Anyone who has been on a college campus in the past 10 years has heard of Teach for America (TFA). As an elite organization, they recruit students who could easily sign with well-known firms or attend a prestigious law school. However, these accomplished students choose to devote two years to work as teachers.
TFA is concerned with raising achievement by placing bright teachers in under-served classrooms. The long-term goal is to inculcate people, who will work in a variety of sectors, with first-hand knowledge of how education works in many American schools. The hope is that those teachers will become leaders in their industries, using both leadership status and their TFA experience to influence educational policy. Teach for America alumni throughout the country are already living up to that hope.
Adam Bonneau, a TFA alumnus from the 2005 corps, explained that, “Teach For America fosters a number of fundamental professional skills that I think would translate to any field.”
Bonneau came to the organization with a background in engineering and economics. He went on to work as a middle school math and keyboarding teacher. TFA appealed to him because he said, “I figured that I might eventually want to go into politics, and I knew that if I did, education would be my number one priority.”
As planned, Teach for America gave Bonneau the opportunity to “see for [him]self how the educational system works.” As a teacher, he saw how the system works and how it is necessary to “work relentlessly” to solve problems. This is a part of TFA’s training.
He said that, “Teach for America doesn’t really try to train people on specific solutions to specific problems. Instead, they train people to identify problems and … to ‘work relentlessly’ to solve them.” Bonneau found that this work ethic was not about effort, but “solving problems creatively.”
As a keyboarding instructor, Bonneau saw that the software the students were using was poorly designed. His experience in TFA taught him how he could address that problem, but at the time he did not have the programming skills to write software himself.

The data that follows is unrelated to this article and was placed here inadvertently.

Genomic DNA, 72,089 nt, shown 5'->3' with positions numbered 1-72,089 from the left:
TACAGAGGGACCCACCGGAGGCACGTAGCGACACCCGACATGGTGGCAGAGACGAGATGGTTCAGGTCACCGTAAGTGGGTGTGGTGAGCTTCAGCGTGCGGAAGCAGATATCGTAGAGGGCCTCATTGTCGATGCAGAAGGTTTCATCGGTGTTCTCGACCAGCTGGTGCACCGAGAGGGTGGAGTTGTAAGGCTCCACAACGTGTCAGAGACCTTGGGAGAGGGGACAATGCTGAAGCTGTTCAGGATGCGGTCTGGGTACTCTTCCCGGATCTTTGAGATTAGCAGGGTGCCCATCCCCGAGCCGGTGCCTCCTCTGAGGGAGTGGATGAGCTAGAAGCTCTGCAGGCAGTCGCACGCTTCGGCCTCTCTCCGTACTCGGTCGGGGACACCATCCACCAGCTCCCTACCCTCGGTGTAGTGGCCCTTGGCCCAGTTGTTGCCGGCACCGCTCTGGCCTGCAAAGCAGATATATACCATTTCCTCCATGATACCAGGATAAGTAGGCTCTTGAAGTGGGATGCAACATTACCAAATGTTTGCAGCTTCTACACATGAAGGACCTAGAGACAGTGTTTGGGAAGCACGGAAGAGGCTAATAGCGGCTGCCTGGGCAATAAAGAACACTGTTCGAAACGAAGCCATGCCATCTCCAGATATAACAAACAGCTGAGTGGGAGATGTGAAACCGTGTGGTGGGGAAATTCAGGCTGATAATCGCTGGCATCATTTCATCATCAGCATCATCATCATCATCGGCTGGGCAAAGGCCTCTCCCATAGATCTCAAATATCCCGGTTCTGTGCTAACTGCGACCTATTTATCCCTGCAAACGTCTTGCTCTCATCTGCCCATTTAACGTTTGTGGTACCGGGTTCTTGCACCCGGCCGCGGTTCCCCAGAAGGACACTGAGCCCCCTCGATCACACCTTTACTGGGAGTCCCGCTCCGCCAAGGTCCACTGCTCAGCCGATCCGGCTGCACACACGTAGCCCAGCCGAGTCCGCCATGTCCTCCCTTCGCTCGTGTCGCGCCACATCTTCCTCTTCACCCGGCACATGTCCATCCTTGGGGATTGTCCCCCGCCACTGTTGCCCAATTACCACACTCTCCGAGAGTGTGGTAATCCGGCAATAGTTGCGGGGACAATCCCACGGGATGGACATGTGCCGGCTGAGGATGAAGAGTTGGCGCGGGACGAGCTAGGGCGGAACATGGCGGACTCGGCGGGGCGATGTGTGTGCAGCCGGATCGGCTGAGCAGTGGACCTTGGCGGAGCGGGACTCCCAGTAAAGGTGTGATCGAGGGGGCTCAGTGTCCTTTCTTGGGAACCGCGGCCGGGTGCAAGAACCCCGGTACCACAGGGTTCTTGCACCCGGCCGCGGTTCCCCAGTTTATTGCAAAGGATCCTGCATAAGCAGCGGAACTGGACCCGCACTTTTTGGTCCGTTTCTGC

Now, Bonneau is in graduate school for computer science, so he will learn how to write those programs. Plus, he has the experience of “working relentlessly” with difficult problems to prepare him for the intense level of problem-solving required to successfully program.
“Effort, organization, leadership” are critical transferable work skills that Bonneau learned during TFA. They also happen to be key attributes of political candidates.
The information on the After the Corpssection details all of the employers, as well as graduate and professional programs that recognize the value of experience with Teach for America. Almost all of the partnering programs offer a two-year deferral for prospective students or employees to participate in TFA.
Several companies, such as Google and JPMorgan, also offer summer internships and support during the TFA term. Many graduate programsoffer application fee waivers; some offer special scholarships or extra consideration for assistantships.
Business, medical and other professional and graduate programs also offer incentives. In addition to this help with education, TFA has an extensive alumni network. This “After the Corps” support helps right after the two year term and continues as alumni pursue promising career paths.
The New Teacher Project (TNTP) is a non-profit organization founded by TFA alumni. TNTP runs teaching programs similar to Teach for America in cities throughout the country, including the Philadelphia and New York City Teaching Fellows. These programs partner with school districts to bring both new graduates and mid-career professionals into the district.
The TFA alumni who started The New Teachers Project used their experience to craft a new organization and act as entrepreneurs of education. One of the co-founders, Michelle Rhee, is Chancellor of the Washington, D.C. public schools (a political position similar to superintendent).
Michelle Rhee began as a teacher in Baltimore and is now running one of the country’s most challenged districts—putting into action those transferable work skills. She was selected for the position in large part due to her experience with creating and managing the growing TNTP program.
Unlike most of the previous Chancellors, she has no superintendent experience. However, she does have experience negotiating with school districts across the country and most notably, influencing contract negotiations with the New York City School District. She is the youngest of the recent Chancellors, which also speaks to the power of her experience and her focused work after Teach for America.
Given the intense and instructive experience gained through the organization, Michelle Rhee is just the first of many TFA alumni to gain national attention for her work. After their term of service, they have a supportive network and a status, TFA alum, that says they are well-qualified and can persevere in a tough situation. Such a placement ensures that Teach for America’s hope for their alumni’s future work is not just a dream, but a well-planned reality.
You can contact Erika Owens at firstname.lastname@example.org.